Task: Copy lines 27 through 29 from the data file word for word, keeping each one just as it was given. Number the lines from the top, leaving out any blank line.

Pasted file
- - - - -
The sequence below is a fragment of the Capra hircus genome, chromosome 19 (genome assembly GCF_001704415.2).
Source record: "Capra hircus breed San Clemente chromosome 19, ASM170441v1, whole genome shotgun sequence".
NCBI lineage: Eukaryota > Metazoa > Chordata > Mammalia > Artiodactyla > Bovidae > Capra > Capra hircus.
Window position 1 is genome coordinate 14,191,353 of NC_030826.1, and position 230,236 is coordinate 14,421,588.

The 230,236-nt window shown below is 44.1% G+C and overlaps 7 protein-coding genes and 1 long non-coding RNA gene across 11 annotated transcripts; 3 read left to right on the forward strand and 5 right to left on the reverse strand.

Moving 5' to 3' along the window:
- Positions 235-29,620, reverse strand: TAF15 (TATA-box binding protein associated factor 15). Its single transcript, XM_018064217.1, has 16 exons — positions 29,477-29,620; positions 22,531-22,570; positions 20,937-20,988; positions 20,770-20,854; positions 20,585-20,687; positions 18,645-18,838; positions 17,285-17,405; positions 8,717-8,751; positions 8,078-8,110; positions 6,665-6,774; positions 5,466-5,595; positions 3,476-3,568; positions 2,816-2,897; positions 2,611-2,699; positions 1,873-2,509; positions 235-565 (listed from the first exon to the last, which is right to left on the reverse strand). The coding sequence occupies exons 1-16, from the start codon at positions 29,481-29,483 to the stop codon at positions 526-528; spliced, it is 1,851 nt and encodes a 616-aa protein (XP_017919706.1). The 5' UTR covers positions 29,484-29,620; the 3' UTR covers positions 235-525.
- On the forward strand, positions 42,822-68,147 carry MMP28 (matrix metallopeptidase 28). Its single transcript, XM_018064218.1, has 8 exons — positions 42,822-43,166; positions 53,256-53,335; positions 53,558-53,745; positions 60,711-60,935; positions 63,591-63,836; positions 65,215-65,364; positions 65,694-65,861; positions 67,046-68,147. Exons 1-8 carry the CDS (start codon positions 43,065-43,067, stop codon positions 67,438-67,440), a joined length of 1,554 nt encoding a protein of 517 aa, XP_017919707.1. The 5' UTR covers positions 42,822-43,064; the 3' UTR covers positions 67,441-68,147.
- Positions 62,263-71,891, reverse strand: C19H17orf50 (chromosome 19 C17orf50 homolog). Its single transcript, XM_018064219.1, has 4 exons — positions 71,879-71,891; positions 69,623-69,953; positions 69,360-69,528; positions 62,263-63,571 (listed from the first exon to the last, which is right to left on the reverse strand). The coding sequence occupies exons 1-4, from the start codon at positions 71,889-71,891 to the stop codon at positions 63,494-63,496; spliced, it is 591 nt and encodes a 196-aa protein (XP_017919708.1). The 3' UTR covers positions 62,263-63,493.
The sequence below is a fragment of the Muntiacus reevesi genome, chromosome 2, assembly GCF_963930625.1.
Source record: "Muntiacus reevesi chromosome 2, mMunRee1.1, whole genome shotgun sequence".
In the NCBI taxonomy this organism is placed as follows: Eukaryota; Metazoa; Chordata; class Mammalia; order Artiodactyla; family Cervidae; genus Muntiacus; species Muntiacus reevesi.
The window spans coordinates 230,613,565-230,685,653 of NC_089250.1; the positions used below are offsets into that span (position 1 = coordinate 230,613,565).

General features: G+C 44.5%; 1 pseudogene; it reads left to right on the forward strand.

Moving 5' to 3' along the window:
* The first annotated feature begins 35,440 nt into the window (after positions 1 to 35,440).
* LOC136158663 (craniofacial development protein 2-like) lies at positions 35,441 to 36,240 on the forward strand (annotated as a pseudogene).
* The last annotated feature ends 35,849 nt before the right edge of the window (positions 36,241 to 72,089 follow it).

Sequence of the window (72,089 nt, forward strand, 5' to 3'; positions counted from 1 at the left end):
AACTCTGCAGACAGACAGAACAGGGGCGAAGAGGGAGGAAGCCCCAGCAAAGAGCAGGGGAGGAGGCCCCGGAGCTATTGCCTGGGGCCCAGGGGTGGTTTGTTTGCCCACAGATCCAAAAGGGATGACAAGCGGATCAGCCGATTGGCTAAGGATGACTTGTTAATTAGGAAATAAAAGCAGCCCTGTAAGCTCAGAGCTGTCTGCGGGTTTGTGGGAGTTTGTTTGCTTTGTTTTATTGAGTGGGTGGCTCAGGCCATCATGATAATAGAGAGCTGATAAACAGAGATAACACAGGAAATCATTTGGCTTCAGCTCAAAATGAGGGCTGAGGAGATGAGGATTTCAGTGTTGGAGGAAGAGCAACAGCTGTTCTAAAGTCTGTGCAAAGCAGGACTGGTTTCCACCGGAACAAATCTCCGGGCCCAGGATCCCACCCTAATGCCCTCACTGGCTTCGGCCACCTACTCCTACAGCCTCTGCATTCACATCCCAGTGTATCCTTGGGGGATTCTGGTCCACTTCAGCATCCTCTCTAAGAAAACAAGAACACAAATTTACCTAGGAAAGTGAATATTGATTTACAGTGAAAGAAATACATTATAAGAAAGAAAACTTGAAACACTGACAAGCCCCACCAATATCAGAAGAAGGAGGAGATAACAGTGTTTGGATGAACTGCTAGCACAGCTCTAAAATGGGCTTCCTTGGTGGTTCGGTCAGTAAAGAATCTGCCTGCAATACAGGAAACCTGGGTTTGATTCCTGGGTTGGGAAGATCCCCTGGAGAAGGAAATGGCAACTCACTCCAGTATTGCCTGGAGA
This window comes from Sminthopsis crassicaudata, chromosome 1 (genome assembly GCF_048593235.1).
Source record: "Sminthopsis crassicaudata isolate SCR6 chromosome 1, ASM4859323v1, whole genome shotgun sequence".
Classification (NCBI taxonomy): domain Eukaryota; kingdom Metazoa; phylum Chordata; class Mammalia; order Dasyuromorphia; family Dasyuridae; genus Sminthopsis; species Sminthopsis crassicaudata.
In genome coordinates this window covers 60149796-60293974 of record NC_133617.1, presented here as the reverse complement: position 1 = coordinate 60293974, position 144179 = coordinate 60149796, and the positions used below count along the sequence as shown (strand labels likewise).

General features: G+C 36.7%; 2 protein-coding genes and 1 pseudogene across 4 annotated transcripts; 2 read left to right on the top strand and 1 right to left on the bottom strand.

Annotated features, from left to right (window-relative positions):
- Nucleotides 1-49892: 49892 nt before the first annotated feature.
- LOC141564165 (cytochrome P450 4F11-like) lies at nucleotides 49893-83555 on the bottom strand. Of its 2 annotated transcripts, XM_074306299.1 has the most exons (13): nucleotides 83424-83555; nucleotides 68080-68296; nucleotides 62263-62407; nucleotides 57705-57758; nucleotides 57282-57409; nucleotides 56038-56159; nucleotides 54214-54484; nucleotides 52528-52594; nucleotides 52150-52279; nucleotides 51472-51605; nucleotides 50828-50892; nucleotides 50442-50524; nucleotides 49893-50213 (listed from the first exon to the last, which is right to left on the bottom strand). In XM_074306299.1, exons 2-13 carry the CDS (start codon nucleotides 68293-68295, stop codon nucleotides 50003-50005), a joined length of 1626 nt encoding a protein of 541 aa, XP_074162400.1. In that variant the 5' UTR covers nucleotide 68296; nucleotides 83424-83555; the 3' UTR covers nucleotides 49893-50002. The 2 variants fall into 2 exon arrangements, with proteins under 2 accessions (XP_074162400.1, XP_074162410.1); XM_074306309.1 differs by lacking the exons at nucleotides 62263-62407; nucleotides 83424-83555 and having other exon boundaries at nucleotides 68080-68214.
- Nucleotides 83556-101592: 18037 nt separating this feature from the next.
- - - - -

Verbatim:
- Nucleotides 1-49892: 49892 nt before the first annotated feature.
- LOC141564165 (cytochrome P450 4F11-like) lies at nucleotides 49893-83555 on the bottom strand. Of its 2 annotated transcripts, XM_074306299.1 has the most exons (13): nucleotides 83424-83555; nucleotides 68080-68296; nucleotides 62263-62407; nucleotides 57705-57758; nucleotides 57282-57409; nucleotides 56038-56159; nucleotides 54214-54484; nucleotides 52528-52594; nucleotides 52150-52279; nucleotides 51472-51605; nucleotides 50828-50892; nucleotides 50442-50524; nucleotides 49893-50213 (listed from the first exon to the last, which is right to left on the bottom strand). In XM_074306299.1, exons 2-13 carry the CDS (start codon nucleotides 68293-68295, stop codon nucleotides 50003-50005), a joined length of 1626 nt encoding a protein of 541 aa, XP_074162400.1. In that variant the 5' UTR covers nucleotide 68296; nucleotides 83424-83555; the 3' UTR covers nucleotides 49893-50002. The 2 variants fall into 2 exon arrangements, with proteins under 2 accessions (XP_074162400.1, XP_074162410.1); XM_074306309.1 differs by lacking the exons at nucleotides 62263-62407; nucleotides 83424-83555 and having other exon boundaries at nucleotides 68080-68214.
- Nucleotides 83556-101592: 18037 nt separating this feature from the next.